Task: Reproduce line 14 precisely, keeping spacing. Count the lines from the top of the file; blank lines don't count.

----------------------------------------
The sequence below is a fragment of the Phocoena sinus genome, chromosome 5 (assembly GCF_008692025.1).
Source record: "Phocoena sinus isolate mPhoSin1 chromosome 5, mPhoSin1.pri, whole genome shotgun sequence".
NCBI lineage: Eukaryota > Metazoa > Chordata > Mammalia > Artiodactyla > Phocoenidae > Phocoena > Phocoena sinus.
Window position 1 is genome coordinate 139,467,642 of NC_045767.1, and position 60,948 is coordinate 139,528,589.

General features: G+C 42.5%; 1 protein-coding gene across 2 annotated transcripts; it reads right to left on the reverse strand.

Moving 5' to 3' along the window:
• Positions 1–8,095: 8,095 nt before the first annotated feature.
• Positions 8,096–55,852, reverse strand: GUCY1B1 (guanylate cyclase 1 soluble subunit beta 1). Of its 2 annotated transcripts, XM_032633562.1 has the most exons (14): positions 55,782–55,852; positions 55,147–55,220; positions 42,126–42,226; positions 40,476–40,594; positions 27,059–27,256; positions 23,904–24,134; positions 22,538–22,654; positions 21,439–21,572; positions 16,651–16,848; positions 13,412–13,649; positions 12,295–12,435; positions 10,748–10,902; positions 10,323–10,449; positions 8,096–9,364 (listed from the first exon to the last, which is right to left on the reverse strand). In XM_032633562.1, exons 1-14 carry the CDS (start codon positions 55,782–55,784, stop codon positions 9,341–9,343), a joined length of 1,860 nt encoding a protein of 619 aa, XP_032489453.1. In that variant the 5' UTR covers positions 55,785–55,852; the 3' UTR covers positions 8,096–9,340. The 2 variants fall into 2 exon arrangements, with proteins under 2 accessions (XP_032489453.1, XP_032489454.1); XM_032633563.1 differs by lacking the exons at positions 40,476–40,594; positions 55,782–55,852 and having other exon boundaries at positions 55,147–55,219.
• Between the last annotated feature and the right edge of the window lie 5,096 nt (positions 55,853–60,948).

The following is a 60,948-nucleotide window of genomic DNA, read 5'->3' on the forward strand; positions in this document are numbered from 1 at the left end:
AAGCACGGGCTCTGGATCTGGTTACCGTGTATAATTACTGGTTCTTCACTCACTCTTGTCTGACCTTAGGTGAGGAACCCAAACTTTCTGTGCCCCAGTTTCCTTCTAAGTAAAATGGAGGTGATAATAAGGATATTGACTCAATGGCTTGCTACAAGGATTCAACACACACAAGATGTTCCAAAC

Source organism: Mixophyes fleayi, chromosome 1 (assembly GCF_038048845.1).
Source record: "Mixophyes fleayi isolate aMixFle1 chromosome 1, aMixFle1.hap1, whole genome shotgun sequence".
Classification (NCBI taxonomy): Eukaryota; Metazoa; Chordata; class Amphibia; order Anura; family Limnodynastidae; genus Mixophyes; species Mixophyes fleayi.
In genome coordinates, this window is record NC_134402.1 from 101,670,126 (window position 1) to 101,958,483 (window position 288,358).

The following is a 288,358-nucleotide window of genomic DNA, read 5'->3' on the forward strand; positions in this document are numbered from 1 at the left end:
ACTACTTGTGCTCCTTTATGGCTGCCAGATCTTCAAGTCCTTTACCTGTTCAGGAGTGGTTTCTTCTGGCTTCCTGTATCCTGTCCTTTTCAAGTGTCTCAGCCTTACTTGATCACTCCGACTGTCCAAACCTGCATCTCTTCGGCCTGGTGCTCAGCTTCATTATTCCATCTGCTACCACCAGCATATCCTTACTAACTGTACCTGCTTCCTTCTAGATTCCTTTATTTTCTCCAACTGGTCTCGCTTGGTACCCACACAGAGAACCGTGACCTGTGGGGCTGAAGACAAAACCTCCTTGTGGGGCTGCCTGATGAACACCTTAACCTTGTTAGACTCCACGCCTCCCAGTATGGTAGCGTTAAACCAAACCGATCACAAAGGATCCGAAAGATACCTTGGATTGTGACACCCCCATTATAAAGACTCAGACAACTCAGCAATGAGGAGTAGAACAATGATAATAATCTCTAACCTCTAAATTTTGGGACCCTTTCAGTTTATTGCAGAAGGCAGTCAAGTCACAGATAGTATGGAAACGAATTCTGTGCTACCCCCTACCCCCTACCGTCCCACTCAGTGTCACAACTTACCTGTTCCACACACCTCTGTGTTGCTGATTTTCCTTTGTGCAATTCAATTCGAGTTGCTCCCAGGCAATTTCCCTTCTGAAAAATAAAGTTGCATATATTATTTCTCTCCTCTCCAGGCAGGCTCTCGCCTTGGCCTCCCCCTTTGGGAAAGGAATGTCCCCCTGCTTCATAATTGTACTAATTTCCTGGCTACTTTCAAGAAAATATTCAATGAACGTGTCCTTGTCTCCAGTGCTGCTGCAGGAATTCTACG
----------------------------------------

Classification (NCBI taxonomy): Eukaryota; Metazoa; Chordata; class Amphibia; order Anura; family Limnodynastidae; genus Mixophyes; species Mixophyes fleayi.